Sketch: Questionable tactics of the Labour whips

ANDREW MACKINLAY (Labour, Independent, Thurrock) should be canonised, knighted, awarded a Nobel Prize, given free tickets to every World Cup match and granted the freedom of the Palace of Westminster.

His question to the Prime Minister asked him to recall how MPs groaned at Tory backbenchers, who when in office, asked "fawning, obsequious, softball, well-researched, planted questions".

He demanded an undertaking from Mr Blair to "encourage loyal Labour backbenchers to provide scrutiny and accountability".

Mr Blair looked horrendously uncomfortable - gobsmacked is I think the expression - devoid obviously of any advanced knowledge of this crime of independent free thinking.

With no prepared script he gave an edgy, somewhat menacing, response. "I fully respect my honourable friend's independence of mind and I shall do my very best to make sure he retains it." I translated this as meaning 'You'll never get a job in my government".

The man responsible for all of this, is not, in fairness Tony Blair but from my experience, a quietly spoken, bespectacled, political secretary to Margaret Thatcher, called Stephen Sherbourne.

I first noticed it in those far off days in the early 1980s. Sherbourne had the bright idea of phoning me to inquire rather nervously and apologetically what I was going to ask Mrs Thatcher.

"Michael, I quite understand if this is not possible, but the PM wondered if you might be able to hint to her the broad subject you might want to raise this afternoon. Might it be foreign affairs? Industrial relations? This is simply so that she can give you as helpful an answer as possible."

From here we moved on to Number 10 actually suggesting: "The Prime Minister might like it if you were to raise foreign affairs."

By the 1990s it had developed into Number 10 actually giving you the precise question written out. I even saw some scripts for those who couldn't read or act with stage directions ("pause, wait for noise to die down").

There was a time when most government MPs tabled their own questions because of an interest in a particular subject. They kept the Prime Minister in the dark about the supplementary and enjoyed making her sweat with embarrassment if she could not provide a satisfactory answer. Sometimes they even demanded her resignation.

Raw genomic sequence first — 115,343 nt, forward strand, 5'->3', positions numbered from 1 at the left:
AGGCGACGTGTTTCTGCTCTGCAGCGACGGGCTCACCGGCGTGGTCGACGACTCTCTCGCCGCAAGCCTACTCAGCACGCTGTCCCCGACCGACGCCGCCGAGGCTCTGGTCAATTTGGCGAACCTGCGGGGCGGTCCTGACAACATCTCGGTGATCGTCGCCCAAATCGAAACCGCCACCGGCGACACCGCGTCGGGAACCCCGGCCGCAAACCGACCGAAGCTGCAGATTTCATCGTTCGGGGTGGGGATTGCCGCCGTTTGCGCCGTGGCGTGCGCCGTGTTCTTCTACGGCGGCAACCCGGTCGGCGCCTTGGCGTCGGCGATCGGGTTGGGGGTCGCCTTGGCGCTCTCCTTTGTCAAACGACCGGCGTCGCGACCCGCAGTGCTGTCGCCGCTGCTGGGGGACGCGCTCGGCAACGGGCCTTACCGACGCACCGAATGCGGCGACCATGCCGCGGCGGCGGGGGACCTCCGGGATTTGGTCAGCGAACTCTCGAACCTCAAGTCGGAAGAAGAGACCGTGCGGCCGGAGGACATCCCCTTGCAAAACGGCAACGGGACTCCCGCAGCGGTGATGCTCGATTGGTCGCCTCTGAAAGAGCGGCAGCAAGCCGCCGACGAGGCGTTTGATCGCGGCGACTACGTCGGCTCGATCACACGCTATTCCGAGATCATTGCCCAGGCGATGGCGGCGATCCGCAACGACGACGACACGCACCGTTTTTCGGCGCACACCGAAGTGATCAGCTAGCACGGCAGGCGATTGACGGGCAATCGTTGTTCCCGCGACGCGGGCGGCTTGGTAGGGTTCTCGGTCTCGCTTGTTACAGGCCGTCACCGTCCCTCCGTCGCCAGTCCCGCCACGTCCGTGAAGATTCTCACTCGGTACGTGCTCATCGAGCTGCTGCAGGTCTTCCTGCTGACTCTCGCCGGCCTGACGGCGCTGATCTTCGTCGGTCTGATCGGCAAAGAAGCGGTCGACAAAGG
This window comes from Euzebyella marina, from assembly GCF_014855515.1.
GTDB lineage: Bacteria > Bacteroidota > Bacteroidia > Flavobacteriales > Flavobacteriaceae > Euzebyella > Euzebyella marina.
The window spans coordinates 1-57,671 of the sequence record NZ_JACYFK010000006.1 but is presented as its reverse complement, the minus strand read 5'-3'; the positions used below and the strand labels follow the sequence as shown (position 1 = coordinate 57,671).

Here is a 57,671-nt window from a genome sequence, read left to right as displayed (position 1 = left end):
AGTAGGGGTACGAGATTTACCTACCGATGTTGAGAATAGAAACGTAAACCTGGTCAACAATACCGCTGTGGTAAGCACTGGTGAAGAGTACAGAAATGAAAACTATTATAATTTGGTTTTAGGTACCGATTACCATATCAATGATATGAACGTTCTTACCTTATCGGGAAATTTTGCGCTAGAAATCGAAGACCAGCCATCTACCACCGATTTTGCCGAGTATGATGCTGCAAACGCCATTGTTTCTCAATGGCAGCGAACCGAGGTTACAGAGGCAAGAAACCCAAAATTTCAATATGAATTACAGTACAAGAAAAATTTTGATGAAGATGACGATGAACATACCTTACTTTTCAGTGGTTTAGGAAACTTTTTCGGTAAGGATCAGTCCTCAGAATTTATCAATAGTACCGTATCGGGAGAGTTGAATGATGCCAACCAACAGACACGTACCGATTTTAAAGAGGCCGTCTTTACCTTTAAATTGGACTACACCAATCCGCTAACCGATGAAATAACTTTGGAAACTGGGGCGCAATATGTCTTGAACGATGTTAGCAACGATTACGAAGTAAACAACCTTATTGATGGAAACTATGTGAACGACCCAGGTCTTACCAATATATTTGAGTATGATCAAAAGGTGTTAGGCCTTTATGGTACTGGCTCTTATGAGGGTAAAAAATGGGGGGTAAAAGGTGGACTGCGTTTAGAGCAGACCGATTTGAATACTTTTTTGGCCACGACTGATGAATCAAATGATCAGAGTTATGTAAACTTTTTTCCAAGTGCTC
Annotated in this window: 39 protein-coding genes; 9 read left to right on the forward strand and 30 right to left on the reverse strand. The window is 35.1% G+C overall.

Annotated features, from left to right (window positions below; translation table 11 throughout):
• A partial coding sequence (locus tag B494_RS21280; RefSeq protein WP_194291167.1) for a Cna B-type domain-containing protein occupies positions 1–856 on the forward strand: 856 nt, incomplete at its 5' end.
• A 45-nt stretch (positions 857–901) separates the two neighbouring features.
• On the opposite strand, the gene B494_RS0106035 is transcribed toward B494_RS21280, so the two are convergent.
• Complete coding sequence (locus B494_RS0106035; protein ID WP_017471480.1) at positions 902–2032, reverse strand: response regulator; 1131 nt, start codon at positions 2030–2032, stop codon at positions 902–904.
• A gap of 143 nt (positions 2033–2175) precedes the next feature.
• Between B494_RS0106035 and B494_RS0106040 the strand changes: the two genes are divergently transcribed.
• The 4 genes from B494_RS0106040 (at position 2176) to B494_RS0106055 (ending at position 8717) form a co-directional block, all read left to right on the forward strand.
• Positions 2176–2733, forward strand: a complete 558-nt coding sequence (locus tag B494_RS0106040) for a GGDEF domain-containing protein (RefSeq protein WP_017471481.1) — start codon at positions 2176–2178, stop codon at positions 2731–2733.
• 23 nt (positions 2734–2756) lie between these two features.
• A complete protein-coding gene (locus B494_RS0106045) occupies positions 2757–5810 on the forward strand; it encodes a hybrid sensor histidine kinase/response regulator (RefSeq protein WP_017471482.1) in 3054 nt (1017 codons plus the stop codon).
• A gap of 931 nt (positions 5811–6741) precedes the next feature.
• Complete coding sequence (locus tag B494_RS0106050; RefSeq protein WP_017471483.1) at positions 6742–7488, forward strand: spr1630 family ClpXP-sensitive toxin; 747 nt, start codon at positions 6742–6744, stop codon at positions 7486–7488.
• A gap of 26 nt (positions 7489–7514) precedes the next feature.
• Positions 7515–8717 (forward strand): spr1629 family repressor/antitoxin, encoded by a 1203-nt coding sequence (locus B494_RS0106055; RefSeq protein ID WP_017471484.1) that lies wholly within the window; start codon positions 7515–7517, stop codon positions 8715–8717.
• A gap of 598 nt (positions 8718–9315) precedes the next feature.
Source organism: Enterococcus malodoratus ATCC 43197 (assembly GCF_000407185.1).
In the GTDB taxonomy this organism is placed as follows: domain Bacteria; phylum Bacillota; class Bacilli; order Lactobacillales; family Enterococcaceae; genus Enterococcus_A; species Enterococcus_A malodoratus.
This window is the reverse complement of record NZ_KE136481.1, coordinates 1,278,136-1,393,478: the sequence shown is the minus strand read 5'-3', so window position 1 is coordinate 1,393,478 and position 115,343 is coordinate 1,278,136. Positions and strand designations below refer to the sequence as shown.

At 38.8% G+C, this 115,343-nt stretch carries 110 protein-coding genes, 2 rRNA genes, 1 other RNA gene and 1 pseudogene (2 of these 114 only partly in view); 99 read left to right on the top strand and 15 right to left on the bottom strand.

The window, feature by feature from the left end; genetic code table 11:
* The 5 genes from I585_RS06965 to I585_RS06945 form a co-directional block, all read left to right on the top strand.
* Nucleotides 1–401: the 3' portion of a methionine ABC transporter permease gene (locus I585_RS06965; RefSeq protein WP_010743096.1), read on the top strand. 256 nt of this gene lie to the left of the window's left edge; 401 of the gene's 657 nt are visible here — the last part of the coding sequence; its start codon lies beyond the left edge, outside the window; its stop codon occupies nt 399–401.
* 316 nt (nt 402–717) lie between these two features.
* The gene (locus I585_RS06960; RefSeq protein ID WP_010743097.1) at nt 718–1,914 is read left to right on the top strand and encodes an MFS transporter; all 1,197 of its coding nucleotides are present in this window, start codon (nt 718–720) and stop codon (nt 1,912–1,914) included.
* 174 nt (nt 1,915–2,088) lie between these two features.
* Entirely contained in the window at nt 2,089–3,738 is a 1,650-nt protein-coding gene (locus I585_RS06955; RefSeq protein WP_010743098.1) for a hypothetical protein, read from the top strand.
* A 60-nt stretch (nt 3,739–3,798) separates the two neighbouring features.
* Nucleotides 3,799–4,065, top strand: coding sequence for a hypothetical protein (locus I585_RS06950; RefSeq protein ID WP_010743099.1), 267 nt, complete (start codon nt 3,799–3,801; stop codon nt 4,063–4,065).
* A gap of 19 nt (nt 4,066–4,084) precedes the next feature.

Gradually, as the gloss wore off, most of us decided that asking questions was not important enough. We wanted to be ministers ourselves. So we were invited to be helpful. Then, to be helpful, we were told what to say. Finally, if we said it without fluffing the lines, we were given a ministerial car and a turn at the wheel.

The Tories started it. I and others like me acquiesced in it. Labour have completed it.

Now the only difference is that most Labour MPs begin their careers wanting their turn at the wheel as soon as possible. This means pleasing the whips from the start, by accepting planted questions to the Prime Minister, asking him if he is aware how marvellous he is.

How else can one explain subsequent questions yesterday from John Hutton (Labour, obsequious, Barrow-In-Furness) and Lindsay Hoyle (Labour, fawning, Chorley) who asked obviously planted questions on health and the National Lottery.

From my seat high in the press gallery, I could see Mr Blair open his file at the right place the instant these two were on their feet, giving the game away that he knew what was in store.

How can I verify all this? I have blood on my hands. I did it as a whip myself.

Michael Brown is the former Tory MP for Brigg and Cleethorpes.

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